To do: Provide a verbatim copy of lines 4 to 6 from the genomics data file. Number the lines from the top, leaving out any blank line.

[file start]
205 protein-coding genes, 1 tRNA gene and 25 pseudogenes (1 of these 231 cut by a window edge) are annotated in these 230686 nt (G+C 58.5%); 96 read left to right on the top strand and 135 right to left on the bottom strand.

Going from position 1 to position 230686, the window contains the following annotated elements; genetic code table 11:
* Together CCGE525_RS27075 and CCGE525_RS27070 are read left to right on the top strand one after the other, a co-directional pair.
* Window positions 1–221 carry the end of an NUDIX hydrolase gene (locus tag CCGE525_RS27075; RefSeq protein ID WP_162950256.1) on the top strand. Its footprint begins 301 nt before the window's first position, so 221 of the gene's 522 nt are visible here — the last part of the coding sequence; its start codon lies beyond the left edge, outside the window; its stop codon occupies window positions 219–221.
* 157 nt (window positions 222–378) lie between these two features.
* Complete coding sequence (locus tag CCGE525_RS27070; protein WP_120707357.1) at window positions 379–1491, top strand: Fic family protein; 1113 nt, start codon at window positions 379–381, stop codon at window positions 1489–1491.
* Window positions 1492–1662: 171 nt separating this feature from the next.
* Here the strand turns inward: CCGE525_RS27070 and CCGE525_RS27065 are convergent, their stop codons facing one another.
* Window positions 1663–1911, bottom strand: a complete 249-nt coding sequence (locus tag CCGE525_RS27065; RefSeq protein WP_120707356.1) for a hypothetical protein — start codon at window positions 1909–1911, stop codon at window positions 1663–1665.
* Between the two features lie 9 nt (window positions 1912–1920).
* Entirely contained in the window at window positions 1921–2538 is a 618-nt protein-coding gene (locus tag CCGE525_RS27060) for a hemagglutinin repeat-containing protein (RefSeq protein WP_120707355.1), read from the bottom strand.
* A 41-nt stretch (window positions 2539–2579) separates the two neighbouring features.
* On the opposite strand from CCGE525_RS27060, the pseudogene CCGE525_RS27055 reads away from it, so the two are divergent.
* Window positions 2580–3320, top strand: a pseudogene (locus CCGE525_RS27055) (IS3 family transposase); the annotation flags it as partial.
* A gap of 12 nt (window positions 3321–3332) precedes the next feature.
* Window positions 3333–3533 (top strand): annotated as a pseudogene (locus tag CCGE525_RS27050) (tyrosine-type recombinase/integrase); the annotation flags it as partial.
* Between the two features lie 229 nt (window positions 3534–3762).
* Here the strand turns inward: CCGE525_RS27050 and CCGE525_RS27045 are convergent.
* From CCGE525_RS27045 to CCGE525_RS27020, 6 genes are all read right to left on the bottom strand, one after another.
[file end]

* Window positions 1–221 carry the end of an NUDIX hydrolase gene (locus tag CCGE525_RS27075; RefSeq protein ID WP_162950256.1) on the top strand. Its footprint begins 301 nt before the window's first position, so 221 of the gene's 522 nt are visible here — the last part of the coding sequence; its start codon lies beyond the left edge, outside the window; its stop codon occupies window positions 219–221.
* 157 nt (window positions 222–378) lie between these two features.
* Complete coding sequence (locus tag CCGE525_RS27070; protein WP_120707357.1) at window positions 379–1491, top strand: Fic family protein; 1113 nt, start codon at window positions 379–381, stop codon at window positions 1489–1491.